A to Z of coaching: I – Indifference

In coaching work, the exploration of the reasons behind our indifference to something can often lead to useful breakthroughs.

When our performance dips below the level we would like, or when our sense of weariness or dissatisfaction is growing, it can be worthwhile to investigate where our concern, sympathy or interest has waned.

At our best, we are alert and aware. We can discern between what requires our attention and what is less important. We are clearer on what improves as we devote our interest to it and what doesn’t require our full engagement. We can see the signal through the noise.

But when we’re sub-par, we begin to miss things. We gloss over, lose touch, become indifferent.

Why? What might be behind that?

Has something become misaligned with our values? Have we issues arising from conflict with others? Are we actively practising aversion from discomfort? Are echoes of past traumas causing us to turn away?

In creating the space to explore and understand this better, it might be helpful to recognise the benefits of adopting a more compassionate approach. And in doing so, the words of meditation teacher Joseph Goldstein may well be useful:

“Compassion is the motivation to alleviate suffering, to alleviate harm.

When it’s developed, it opens us to whatever suffering is in front of us and it overcomes the arising of indifference and inaction.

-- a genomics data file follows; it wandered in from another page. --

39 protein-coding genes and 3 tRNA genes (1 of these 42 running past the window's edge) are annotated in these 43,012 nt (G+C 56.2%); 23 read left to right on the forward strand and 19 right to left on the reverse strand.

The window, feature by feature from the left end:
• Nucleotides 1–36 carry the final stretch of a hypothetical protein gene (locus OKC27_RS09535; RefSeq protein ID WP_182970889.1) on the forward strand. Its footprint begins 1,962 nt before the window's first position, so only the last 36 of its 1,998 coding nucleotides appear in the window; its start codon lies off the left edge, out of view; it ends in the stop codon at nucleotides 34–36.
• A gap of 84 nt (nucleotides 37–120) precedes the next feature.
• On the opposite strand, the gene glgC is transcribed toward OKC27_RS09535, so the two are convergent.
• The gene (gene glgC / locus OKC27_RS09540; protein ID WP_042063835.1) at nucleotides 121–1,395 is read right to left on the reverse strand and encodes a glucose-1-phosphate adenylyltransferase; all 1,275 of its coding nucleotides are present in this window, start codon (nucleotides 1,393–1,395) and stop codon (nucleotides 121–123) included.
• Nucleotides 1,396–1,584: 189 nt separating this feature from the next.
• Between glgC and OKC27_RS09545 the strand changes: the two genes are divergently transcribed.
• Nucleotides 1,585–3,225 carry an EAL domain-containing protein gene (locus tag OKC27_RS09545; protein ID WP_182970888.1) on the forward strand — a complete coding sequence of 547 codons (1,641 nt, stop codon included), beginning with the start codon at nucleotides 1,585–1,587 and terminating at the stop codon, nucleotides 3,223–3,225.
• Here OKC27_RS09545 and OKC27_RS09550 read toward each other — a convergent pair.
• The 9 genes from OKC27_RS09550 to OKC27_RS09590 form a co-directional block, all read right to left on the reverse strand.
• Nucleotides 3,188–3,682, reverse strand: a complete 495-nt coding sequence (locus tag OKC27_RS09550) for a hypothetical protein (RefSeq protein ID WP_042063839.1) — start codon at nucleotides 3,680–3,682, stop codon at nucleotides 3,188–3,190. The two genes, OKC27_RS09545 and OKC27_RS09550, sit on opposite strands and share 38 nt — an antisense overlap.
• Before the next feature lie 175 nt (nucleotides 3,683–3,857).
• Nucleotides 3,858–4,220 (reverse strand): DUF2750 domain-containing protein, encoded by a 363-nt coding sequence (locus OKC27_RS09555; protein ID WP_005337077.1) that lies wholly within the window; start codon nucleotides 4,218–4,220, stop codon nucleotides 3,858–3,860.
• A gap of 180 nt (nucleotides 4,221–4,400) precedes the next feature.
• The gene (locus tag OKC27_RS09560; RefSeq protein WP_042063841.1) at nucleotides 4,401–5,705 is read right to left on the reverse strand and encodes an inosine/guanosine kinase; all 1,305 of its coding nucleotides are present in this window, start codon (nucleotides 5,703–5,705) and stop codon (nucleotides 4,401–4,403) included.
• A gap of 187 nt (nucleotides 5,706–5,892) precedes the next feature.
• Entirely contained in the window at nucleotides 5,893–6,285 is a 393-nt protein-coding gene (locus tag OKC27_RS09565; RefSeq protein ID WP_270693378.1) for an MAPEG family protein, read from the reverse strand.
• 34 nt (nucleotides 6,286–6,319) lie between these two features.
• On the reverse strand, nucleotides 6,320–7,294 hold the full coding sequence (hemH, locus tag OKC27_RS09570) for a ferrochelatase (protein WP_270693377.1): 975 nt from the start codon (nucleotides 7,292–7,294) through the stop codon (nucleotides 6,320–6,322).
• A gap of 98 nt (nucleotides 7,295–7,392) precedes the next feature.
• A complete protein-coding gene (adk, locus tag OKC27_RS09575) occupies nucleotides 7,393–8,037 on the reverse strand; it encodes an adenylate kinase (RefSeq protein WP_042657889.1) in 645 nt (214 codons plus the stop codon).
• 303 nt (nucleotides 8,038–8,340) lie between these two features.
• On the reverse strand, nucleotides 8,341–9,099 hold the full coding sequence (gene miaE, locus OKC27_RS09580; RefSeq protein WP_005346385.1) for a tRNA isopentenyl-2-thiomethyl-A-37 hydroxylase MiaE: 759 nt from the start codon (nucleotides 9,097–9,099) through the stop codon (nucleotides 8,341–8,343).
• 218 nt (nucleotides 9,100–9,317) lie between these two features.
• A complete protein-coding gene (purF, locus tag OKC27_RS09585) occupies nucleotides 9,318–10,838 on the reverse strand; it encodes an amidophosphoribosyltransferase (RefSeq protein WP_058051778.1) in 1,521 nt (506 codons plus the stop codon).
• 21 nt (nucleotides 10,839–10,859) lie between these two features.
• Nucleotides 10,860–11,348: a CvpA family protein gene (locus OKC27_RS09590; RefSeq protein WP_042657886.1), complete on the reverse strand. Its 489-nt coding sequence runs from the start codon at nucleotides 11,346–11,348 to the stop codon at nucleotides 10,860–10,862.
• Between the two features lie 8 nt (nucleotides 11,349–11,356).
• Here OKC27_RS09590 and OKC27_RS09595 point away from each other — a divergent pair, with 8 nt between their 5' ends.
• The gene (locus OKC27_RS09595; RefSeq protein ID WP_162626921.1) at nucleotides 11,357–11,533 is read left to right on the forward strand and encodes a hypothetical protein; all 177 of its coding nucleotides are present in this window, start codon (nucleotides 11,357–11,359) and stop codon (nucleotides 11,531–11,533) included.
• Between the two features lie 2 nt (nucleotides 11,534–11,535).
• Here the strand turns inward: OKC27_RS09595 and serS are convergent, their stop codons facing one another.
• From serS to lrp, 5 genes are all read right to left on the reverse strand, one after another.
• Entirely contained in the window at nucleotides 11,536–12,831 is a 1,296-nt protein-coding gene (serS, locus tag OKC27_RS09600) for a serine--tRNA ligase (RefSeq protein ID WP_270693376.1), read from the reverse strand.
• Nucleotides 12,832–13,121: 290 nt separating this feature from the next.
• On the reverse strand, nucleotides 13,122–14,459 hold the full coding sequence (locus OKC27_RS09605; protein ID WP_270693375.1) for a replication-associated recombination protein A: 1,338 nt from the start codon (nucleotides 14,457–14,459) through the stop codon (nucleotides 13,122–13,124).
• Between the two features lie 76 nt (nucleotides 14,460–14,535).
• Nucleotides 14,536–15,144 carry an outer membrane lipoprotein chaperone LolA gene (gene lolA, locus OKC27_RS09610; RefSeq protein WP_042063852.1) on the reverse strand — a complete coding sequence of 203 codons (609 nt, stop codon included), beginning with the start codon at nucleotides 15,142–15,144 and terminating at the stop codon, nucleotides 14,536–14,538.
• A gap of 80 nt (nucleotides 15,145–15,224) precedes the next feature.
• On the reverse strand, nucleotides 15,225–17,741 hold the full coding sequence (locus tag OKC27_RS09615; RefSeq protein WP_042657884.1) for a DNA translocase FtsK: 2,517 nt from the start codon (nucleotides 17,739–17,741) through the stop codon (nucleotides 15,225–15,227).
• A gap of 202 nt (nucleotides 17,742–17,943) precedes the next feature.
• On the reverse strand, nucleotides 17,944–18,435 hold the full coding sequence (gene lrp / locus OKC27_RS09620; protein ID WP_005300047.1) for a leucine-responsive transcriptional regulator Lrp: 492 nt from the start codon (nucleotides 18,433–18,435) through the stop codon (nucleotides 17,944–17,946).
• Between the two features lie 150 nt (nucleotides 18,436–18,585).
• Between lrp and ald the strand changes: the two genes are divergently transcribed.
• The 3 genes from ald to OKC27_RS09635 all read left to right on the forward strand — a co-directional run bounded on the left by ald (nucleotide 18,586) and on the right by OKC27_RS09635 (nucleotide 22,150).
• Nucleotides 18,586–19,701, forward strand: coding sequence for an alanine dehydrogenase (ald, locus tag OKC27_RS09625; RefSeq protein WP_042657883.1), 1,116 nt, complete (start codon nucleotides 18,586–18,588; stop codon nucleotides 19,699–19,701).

It’s not enough to admire the quality of compassion from a distance. Our practice is about making the compassionate response the default setting of our lives. This is the power of practice. This is what practice means.

Instead of falling into indifference, instead of conditioning apathy, we practice compassion so that it becomes the habit of our mind and heart. 

As we learn to open to our own pain, our own suffering, our own difficulties, of how to be with them with an open, receptive, compassionate attitude of mind, we then have greater strength and courage to be with the suffering of others – because we’ve practised it.”


This post was adapted from one of Aodan’s Sunday morning newsletters, eagerly anticipated by hundreds of readers. Give yourself the gift of that weekly wisdom by signing up here.

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